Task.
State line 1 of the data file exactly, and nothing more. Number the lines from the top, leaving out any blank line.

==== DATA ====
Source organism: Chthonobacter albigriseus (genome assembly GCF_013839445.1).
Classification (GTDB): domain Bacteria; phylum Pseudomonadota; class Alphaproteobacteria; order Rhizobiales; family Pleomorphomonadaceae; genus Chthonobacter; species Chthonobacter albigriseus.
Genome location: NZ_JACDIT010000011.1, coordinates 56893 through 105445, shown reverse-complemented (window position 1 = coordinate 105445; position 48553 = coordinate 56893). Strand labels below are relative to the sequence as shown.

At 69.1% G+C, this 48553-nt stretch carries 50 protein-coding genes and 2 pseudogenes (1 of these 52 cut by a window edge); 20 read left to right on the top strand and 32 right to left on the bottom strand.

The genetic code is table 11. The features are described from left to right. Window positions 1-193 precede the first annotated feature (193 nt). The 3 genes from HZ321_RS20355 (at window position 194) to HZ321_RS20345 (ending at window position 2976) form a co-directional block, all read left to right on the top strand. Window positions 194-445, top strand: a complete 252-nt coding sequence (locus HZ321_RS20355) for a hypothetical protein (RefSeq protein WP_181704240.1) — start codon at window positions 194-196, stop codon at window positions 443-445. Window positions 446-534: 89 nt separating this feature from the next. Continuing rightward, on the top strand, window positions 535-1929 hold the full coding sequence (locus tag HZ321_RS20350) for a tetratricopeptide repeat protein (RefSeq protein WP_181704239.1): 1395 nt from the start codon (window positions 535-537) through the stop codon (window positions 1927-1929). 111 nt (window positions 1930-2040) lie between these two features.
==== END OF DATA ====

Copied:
Source organism: Chthonobacter albigriseus (genome assembly GCF_013839445.1).